War of the Rebellion: Serial 073 Page 0026 THE ATLANTA CAMPAIGN. Chapter L.

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commissariat has been a meager one, unavoidable so because of the distance from a base, the patients have done well, and a large number are now on duty, who, under other circumstances, would now be carried on the rolls of some rear hospital. The following consolidated summary of the three divisions from July 22 to September 30, inclusive, will, I think, demonstrate the advantage of retaining the sick and wounded with the command when the operation of the troops permit it:

Admitted:

Sick.........................................................2,935

Wounded...................................................... 480

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Total........................................................3,415

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Returned to duty.............................................1,010

Transferred to other hospitals...............................1,419

Discharged................................................... 4

Died......................................................... 173

Furloughed................................................... 1

Deserted..................................................... 2

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Remaining:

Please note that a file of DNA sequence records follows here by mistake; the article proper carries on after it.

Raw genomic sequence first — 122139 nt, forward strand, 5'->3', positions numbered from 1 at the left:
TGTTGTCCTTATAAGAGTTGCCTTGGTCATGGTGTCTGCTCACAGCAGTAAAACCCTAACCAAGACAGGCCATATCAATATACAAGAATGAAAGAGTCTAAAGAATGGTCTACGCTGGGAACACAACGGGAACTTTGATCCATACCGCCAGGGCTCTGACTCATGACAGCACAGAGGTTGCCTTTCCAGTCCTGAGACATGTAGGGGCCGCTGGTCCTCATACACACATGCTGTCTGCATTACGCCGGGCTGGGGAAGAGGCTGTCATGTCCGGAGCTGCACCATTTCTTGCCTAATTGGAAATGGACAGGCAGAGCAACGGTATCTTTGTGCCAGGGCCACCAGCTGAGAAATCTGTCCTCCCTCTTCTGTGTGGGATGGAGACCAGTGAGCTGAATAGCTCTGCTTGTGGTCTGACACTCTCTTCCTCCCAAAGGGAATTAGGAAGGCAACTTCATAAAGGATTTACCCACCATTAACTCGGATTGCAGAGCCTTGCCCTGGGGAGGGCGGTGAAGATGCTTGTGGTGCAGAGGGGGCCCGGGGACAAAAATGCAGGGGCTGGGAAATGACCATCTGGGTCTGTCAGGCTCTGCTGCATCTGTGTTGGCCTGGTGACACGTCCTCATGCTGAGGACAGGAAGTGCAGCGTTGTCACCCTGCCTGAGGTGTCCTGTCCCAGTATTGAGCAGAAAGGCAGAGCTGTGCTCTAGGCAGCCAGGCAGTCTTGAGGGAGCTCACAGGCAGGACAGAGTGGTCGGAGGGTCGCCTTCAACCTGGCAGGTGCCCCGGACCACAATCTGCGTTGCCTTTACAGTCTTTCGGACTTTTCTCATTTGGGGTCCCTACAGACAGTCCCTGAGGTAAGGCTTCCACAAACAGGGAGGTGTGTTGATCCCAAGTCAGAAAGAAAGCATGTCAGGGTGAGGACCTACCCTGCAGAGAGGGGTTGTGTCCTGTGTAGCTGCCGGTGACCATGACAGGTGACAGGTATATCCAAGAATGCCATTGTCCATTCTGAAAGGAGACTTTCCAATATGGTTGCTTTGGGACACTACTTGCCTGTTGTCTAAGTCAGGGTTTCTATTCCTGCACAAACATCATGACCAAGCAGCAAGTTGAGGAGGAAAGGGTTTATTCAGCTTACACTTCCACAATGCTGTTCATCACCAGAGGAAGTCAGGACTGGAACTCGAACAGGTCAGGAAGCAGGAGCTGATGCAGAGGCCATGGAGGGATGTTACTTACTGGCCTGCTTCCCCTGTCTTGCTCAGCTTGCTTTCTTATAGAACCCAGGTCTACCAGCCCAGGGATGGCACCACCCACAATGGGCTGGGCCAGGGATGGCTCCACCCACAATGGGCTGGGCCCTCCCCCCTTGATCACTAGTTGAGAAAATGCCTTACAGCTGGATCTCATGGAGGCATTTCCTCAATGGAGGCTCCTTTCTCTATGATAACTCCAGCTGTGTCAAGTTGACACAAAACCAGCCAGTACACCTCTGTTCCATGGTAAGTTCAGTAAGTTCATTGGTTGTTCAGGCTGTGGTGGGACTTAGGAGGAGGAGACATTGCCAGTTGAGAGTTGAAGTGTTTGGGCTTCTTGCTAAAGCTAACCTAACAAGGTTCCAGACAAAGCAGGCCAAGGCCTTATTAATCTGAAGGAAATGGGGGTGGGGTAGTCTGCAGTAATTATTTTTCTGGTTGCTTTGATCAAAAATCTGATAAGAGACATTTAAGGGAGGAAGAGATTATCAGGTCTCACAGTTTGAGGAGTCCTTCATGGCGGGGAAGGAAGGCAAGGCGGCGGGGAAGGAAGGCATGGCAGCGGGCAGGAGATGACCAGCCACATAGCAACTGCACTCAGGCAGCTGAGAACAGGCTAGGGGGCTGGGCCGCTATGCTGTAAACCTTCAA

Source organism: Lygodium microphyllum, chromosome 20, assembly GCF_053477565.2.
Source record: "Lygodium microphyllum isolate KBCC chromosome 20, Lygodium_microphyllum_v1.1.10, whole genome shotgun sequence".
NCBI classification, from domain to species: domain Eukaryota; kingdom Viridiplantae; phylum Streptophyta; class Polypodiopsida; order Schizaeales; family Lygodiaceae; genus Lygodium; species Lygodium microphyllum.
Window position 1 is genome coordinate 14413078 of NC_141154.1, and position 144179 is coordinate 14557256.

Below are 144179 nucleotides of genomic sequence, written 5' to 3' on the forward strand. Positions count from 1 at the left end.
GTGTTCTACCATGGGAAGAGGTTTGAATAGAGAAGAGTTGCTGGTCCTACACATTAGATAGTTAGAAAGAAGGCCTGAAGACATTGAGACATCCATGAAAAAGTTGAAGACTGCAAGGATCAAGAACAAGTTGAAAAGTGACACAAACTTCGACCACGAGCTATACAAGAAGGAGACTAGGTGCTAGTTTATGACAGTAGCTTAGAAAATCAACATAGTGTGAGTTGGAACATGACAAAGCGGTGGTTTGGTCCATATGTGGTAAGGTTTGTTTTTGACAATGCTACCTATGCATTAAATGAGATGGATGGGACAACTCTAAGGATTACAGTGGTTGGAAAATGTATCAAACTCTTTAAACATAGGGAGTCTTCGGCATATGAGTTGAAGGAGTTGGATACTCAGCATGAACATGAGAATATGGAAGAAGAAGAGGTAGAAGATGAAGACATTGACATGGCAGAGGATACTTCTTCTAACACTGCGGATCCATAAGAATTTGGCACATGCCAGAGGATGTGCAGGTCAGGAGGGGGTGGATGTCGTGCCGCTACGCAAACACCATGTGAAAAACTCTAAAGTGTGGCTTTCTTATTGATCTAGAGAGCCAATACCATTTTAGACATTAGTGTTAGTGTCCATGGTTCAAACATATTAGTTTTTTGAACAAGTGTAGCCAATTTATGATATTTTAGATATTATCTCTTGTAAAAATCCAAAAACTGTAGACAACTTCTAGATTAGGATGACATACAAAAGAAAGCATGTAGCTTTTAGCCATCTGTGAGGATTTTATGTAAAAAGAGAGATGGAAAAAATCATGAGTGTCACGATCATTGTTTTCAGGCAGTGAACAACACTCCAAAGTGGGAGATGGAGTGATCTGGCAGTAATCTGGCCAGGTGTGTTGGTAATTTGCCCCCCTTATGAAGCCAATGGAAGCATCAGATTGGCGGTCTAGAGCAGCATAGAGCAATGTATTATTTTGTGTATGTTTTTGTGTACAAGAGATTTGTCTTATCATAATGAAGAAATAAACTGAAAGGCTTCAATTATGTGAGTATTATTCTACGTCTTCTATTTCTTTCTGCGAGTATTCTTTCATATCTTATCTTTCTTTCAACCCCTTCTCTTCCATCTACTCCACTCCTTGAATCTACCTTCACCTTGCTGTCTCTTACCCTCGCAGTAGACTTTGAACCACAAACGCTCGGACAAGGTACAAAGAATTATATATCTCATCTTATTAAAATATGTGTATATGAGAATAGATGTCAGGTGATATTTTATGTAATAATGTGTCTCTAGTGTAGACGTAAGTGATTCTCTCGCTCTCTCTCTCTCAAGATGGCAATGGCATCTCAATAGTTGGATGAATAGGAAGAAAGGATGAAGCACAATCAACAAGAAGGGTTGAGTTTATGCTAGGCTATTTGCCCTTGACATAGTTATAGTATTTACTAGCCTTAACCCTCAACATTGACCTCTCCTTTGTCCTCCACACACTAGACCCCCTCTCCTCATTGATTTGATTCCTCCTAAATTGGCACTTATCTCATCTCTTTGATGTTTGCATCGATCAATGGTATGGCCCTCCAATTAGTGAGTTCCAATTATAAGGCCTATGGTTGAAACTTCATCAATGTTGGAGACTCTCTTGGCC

Sick......................................................... 755

Wounded...................................................... 51

The patients transferred to the other hospitals were Confederates and members of other corps who were admitted to our hospitals after the main army had gone to the right, and after our occupancy of the city. One hundred and seventy-three deaths are reported, of which number more than 60 were mortal wounds.

The following casualties have occurred among the medical officers of the command since the commencement of the campaign: Asst. Surg. Taylor Elmore, One hundred and thirty-seventh New York Volunteers, died May 27, 1864; Surg. H. S. potter, One hundred and fifth Illinois Volunteers, killed June 2, 1864; Surg. William H. Heath, Second Massachusetts Volunteers, died August 28, 1864.

I regret my inability to furnish consolidated reports of wounds and operations from the commencement of the campaign, but the data furnished by my predecessor is so wanting in detail as to render it valueless for statistical purposes.

I have the honor to be, respectfully, your obedient servant,

JOHN W. FOYE,

Surg., U. S. Vols., Med. Director, Twentieth Army Corps.

Surg. GEORGE E. COOPER,

Medical Director, Department of the Cumberland.

Numbers 179.

Report of Brigadier General Alpheus S. Williams, U. S. Army, commanding First Division, of operations May 1-July 28 and August 28-September 8.

HDQRS. FIRST DIVISION, TWENTIETH ARMY CORPS,

Atlanta, Ga., September 12, 1864.

COLONEL: I have the honor to make the following report of the movements and operations of this division during the recent campaign, which closed with the occupation of the city of Atlanta:

On 28th of April, when orders were received to move to the front, the division was occupying posts along the Nashville and Chatta-